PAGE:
The setup Garrett is using – Wolf Tooth ReMote on SRAM guide brakes with SRAM matchmaker mount for a super clean cockpit. PHOTO: Mountain Bike Action
Reviewed By Garrett Hubbard
Dropper post remotes don’t get nearly as much love as the droppers themselves. This goes a long way to explain why the remotes are still fairly lame, despite the fact that posts have finally become reliable. Dropper post makers have even recognized their lever shortcomings and some sell droppers and remotes separately. Specialized was early to recognize the need for a solid lever that felt and looked like a shifter lever. Props to them. It took a company like Wolf Tooth, who doesn’t even make a dropper post, to bring a great lever to the masses (not just the gear heads who knew about the Specialized lever). Wolf Tooth makes lots of aftermarket small parts like chain rings, chain guides, and smartly designed tools.
After having a KS dropper in 2014-2015 with their awkward remote, a Rock Shox Reverb (which never failed me in the 18 months I had it) paired with the “right side” plunger remote (pre 2018 paddle remote) which I ran upside down on the left side under the bar. I’ve been running the ReMote with my Fox Transfer dropper post for over a year and here are my findings.
The paddle sits at the same spot as my shifter pod on the other side. Actuation is smooth thanks to a ball bearing. The machined grooves help me never to slip while trying to actuate the post. But the grooves aren’t so deep that it is rough to the touch.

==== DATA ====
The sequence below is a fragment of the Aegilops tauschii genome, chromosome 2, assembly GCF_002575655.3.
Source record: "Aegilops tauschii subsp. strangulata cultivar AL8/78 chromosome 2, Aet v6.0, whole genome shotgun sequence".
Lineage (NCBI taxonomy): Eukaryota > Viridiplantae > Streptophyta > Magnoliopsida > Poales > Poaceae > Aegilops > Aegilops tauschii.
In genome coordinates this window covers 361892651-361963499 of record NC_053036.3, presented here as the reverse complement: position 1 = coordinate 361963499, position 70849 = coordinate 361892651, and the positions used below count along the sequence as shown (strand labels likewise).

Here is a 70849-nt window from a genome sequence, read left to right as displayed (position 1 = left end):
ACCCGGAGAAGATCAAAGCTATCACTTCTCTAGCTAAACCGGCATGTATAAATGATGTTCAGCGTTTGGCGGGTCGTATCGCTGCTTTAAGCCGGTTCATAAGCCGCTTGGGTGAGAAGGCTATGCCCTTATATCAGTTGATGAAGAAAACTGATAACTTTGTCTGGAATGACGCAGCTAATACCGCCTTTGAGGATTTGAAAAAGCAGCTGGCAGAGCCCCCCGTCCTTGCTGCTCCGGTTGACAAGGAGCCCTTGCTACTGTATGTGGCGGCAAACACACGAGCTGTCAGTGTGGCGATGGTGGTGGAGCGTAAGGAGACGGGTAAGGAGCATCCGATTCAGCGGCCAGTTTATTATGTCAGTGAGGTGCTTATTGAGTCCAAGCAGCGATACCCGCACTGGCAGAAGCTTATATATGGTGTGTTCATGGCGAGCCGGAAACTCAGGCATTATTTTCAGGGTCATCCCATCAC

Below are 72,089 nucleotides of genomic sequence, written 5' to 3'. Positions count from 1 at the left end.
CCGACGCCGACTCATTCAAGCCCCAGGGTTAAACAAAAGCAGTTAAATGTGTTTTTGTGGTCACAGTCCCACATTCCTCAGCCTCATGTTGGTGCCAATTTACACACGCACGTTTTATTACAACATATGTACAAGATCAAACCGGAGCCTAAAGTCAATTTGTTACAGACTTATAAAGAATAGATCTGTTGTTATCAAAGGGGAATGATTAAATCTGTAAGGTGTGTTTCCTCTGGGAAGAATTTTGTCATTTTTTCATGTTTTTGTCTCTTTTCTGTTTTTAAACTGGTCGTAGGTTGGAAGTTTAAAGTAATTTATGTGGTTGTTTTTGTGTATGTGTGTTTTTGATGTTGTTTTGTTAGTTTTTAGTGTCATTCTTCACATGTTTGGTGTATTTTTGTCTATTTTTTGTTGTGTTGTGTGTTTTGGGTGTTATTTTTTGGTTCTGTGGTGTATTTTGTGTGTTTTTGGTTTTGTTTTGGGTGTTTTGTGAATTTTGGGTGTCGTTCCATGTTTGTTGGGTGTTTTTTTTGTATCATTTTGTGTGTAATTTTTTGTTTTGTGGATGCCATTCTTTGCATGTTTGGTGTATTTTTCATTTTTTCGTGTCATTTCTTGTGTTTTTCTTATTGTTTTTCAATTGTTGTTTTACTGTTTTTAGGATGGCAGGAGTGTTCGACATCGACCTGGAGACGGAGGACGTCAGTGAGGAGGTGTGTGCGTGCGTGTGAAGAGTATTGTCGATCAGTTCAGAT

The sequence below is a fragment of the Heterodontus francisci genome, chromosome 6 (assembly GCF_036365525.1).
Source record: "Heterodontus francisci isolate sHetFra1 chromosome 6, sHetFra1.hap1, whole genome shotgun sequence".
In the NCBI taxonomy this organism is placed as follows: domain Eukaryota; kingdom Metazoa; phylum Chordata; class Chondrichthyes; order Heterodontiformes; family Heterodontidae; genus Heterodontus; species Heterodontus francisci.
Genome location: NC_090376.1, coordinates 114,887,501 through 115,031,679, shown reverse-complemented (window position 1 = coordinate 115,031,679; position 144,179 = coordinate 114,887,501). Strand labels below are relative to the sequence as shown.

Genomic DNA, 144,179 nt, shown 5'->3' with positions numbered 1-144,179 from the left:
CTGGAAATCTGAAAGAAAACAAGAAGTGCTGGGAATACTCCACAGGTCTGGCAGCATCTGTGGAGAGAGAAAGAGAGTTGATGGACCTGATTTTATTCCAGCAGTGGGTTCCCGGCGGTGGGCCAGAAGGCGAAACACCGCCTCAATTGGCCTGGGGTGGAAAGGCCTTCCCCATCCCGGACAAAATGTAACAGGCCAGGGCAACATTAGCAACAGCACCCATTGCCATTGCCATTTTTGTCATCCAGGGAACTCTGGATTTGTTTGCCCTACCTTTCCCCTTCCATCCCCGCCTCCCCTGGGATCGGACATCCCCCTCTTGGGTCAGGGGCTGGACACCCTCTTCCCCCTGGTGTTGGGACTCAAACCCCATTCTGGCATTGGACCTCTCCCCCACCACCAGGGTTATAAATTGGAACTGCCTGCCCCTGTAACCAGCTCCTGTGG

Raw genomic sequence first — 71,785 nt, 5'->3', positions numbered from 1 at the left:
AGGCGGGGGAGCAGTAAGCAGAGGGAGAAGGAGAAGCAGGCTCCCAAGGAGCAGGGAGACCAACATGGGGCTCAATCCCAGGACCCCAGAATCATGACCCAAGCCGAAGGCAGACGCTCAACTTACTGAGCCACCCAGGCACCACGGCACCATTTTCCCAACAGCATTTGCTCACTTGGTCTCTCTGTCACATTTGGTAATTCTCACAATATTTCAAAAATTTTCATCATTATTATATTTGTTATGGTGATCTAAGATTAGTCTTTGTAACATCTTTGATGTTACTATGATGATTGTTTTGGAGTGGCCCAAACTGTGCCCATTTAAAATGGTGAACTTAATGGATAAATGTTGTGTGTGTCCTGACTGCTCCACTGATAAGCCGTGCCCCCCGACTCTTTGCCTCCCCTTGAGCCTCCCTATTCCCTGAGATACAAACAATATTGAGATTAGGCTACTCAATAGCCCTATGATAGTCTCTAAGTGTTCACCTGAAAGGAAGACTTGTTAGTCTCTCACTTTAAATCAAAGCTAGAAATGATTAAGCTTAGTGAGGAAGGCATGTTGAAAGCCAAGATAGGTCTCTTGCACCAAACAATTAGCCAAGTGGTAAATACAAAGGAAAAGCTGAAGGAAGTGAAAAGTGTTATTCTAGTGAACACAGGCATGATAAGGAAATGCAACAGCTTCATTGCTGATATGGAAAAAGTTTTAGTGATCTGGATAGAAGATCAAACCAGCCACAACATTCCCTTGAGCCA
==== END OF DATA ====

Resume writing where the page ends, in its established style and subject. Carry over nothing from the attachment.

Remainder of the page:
It was easy. Not much else to say except that it also has a barrel adjuster so you can dial in the cable tension to your preference.
Much like a rear derailleur hangar, it has a part designed to break under impact to save the rest of the lever.
You can get the ReMote with a standard handlebar mount or a mount to fit with your existing Shimano and SRAM brake lever clamp. This makes for a super clean handlebar where you don’t have to have another clamp on the bar. It is sturdy and doesn’t have any lever play.
They work with all cable actuated posts and they’ve even made one with a higher leverage ratio so that it takes effort by your thumb to actuate the post. The Wolf Tooth website has a list of most of the posts on the market and recommends if you should get the standard ReMote or the ReMote Light Action version. ALSO, you can ditch your awkward old Reverb remote and run this remote with a cable to hydraulic adapter.
I have had zero issues with both of my levers of the past years. My friends who have this remote have also had great luck.
The Gravitas Racing team is stoked on the Wolf Tooth ReMote. This $50-$60 part is worth every penny. I’m particular about my bike’s cockpit and this product just disappears under my handlebar and I’ve pretty much forgotten that it’s there. That is a good thing. I like it so much that I have it on both of my bikes. If you have a flimsy remote or previous generation RS Reverb remote, run, don’t walk to the bike shop and get one. If you’re in Northwest Arkansas, pop by Mojo Cycling who has been selling Wolf Tooth components for years. If you have a decent remote, consider this lever as well. The Wolf Tooth ReMote will outlast your current dropper and you can pair it with your next longer, lighter, stronger, and faster dropper post.